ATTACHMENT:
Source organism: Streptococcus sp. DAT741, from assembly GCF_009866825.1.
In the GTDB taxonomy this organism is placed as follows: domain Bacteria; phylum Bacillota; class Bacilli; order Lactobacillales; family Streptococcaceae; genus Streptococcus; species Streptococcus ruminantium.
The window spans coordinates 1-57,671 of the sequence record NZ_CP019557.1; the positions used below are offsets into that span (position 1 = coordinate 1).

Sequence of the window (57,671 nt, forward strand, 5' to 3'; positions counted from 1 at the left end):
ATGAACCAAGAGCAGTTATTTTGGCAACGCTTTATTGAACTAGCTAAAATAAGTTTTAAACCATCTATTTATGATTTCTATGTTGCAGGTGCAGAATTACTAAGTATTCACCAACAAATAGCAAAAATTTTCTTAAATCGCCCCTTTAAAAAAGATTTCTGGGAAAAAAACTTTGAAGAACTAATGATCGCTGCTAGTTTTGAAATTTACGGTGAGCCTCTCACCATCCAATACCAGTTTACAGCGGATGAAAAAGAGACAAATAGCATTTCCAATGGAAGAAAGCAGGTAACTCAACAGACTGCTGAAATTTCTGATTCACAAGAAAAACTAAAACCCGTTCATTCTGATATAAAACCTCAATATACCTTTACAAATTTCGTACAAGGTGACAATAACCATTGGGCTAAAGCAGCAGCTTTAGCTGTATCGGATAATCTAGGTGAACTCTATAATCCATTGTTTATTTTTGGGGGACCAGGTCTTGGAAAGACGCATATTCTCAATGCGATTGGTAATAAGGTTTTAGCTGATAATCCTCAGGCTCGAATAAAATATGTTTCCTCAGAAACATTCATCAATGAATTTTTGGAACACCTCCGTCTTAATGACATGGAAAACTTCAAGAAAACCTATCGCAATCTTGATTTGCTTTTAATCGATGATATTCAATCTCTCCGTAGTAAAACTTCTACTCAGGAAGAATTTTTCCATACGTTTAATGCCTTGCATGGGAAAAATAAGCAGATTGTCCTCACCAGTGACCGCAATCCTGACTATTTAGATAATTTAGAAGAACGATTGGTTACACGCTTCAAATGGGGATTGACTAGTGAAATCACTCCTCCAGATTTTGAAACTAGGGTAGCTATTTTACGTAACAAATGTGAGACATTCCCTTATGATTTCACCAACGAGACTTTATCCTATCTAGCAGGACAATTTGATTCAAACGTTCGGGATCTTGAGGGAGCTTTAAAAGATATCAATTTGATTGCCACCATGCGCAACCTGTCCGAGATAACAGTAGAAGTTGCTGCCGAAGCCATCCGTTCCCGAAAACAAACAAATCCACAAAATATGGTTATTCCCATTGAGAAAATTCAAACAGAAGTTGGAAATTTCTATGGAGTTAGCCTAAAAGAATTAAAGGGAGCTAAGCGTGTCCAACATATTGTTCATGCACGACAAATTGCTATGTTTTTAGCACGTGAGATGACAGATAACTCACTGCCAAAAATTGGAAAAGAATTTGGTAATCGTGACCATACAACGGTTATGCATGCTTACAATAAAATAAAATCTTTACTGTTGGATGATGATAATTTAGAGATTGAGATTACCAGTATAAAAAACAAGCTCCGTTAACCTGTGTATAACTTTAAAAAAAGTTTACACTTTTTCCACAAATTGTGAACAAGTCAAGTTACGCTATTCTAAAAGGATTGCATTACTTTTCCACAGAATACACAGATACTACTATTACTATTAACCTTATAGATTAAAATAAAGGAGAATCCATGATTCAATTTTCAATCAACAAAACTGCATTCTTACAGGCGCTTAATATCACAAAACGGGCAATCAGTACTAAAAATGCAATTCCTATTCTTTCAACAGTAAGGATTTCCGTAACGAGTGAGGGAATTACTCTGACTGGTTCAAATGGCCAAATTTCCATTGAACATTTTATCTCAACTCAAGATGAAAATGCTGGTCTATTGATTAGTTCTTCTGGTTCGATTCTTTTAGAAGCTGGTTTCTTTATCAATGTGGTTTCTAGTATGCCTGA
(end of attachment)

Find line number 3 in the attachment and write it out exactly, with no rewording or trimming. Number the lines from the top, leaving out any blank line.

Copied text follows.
The window spans coordinates 1-57,671 of the sequence record NZ_CP019557.1; the positions used below are offsets into that span (position 1 = coordinate 1).